With only days to go before legislative elections in Turkey on Sunday, 7 June, the political uncertainty of its possible outcomes are filling newspaper columns. This is a change from the past two elections where a victory for the ruling Justice and Development Party (AKP) was almost a foregone conclusion.
As Turkey goes to the polls, two issues dominate. The first is the question of changes to Turkey´s constitutional order, replacing the present parliamentary system with a presidential one. Official polls closed ten days prior to the election (as is custom) and predictions indicated that while the ruling Justice and Development Party, in its third consecutive term since 2002, is likely to win again, it will fall short of the desired seats required to change the constitution. Unaccustomed to political compromise, this will come as a blow to the AKP and President Recep Tayyip Erdoğan. It is an outcome that he is not likely to take gracefully. The second cliffhanger is whether the Peoples’ Democratic Party (HDP), an offshoot of the Kurdish movement, will cross the 10% national threshold allowing it to enter Parliament. How these two issues will play out and the dynamics between them is the cause of much speculation.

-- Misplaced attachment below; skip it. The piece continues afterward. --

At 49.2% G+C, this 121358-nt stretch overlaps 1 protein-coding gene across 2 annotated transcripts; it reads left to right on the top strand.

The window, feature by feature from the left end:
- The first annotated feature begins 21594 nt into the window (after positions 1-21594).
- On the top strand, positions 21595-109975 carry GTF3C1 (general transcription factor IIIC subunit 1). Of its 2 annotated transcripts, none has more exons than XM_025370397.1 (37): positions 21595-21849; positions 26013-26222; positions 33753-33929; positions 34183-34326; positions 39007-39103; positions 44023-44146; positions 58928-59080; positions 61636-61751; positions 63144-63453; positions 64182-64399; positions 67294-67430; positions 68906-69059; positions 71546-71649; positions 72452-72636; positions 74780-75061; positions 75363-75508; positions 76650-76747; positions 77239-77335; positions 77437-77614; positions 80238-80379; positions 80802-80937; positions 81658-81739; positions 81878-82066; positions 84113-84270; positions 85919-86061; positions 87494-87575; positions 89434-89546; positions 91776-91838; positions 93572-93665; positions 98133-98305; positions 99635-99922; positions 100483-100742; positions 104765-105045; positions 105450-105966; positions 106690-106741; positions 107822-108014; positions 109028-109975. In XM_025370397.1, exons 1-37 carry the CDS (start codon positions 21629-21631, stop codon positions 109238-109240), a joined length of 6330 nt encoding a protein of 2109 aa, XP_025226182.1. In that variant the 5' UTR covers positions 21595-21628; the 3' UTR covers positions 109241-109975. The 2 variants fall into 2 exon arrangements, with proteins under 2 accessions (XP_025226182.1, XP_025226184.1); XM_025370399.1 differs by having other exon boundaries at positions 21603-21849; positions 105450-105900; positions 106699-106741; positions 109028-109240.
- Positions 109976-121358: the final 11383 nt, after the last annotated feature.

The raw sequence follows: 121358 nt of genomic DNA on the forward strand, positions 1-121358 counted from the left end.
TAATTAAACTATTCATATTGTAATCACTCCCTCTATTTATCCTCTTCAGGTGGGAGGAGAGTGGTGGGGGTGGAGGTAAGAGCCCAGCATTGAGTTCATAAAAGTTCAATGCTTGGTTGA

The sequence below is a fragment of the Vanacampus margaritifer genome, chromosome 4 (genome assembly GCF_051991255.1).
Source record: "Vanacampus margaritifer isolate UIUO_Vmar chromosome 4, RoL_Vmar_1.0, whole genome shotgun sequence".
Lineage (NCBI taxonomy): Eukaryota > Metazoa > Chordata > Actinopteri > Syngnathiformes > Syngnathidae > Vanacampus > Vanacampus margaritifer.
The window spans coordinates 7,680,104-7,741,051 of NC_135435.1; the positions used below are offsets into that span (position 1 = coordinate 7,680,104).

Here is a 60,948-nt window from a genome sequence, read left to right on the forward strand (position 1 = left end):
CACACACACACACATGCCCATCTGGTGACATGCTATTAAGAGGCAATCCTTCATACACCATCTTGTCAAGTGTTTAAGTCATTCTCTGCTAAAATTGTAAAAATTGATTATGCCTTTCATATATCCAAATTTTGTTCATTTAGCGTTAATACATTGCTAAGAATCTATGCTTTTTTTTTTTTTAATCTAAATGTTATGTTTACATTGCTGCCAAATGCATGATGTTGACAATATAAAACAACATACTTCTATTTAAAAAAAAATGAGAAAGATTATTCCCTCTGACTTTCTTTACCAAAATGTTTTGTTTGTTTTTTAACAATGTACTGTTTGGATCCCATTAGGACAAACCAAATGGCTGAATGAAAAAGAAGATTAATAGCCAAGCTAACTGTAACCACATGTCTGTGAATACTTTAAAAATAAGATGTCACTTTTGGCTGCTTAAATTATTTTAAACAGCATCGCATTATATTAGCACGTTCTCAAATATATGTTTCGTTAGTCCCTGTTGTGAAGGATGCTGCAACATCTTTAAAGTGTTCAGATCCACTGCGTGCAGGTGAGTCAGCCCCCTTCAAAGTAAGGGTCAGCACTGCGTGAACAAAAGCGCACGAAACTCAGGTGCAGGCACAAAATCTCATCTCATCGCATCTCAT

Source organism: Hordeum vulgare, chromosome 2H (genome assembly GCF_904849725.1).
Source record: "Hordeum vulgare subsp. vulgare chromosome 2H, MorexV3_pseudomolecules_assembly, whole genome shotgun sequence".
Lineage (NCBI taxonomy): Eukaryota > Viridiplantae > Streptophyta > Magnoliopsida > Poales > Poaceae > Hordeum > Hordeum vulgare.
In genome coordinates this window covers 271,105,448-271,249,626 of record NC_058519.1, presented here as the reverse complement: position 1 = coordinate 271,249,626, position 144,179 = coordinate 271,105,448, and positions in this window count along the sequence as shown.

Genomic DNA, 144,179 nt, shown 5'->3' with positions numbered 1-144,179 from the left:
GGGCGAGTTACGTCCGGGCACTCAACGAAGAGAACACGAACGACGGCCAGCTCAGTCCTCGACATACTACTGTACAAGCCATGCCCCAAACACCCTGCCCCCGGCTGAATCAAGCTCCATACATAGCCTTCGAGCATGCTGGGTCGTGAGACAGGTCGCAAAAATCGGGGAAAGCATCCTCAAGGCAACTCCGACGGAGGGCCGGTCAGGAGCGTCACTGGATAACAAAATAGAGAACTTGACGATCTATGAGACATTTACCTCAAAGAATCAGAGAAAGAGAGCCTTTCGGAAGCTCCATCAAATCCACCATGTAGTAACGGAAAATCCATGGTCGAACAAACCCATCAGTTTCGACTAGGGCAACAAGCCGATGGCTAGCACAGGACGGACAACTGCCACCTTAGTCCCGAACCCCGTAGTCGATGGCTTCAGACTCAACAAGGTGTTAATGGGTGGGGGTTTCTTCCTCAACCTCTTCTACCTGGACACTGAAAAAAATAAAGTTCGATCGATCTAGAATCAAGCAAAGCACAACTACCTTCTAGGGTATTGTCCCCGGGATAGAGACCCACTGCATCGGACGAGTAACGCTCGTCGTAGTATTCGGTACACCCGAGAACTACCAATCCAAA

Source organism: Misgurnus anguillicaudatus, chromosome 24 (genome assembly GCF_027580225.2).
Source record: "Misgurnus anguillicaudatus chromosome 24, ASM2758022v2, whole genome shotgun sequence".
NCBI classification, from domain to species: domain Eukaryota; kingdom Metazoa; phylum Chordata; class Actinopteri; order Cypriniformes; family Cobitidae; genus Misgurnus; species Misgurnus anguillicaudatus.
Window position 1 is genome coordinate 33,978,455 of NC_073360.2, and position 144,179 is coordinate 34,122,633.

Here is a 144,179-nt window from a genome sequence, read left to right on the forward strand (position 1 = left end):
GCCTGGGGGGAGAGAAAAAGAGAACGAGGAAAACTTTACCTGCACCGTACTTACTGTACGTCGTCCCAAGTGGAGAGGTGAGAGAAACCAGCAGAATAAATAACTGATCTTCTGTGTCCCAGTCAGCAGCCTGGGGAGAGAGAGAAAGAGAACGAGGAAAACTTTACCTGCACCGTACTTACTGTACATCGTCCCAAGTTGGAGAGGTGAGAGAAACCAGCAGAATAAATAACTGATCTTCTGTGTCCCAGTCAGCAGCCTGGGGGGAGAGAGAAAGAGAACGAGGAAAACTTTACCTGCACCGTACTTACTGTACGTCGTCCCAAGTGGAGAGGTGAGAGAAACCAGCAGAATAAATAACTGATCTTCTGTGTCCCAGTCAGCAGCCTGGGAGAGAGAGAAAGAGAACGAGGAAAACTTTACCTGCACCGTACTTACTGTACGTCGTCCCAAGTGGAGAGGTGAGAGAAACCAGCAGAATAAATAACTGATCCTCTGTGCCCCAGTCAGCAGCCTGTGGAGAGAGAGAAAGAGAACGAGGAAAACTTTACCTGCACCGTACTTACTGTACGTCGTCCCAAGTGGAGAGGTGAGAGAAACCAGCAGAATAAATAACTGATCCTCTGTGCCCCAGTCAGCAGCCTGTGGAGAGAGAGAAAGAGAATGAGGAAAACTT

Having won the first directly elected Presidential contest in August 2014 with a comfortable majority, President Erdoğan, could rest on his laurels. After 11 years as Prime Minister for the governing AKP, he is now in the formally ceremonial and non-partisan role of President. Nevertheless, he has been campaigning relentlessly on behalf of the AKP. Although official campaign posters picture the AKP´s leader (and former foreign minister) Ahmet Davutoğlu, the latter does not exude Erdoğan´s populist charisma, so it is Erdoğan who, Koran in hand, is leading the party´s efforts while insisting he is simply “on the side of the people.”
In fact, he has a vested interest in the outcome: The election will determine the limits of his power as President. Should the AKP win 330 seats (3/5 majority) in the parliament, the party will have gained the minimum number of seats required to take the proposed constitutional changes to a referendum. In the unlikely event that they receive 367 of the 550 seats in Parliament, the party will have enough seats to change the constitution single-handedly and move from today´s prime ministerial system to a French style executive presidency. Even today it is difficult to perceive how Erdoğan´s power has been reduced in the (formally apolitical) role as President. And as long as the prime ministerial and the presidential office are both held by the AKP, there is little to suggest that his role will be diminished. However, should the party fall out of favour, Erdoğan´s personal power in a Presidential system will remain intact for the coming four – and if re-elected for a second term, nine – years. In the latter scenario, power will have been concentrated in his hands for a record 21 years!
- Read more at the New Middle East Blog, where the entire text was published 5 June 2015.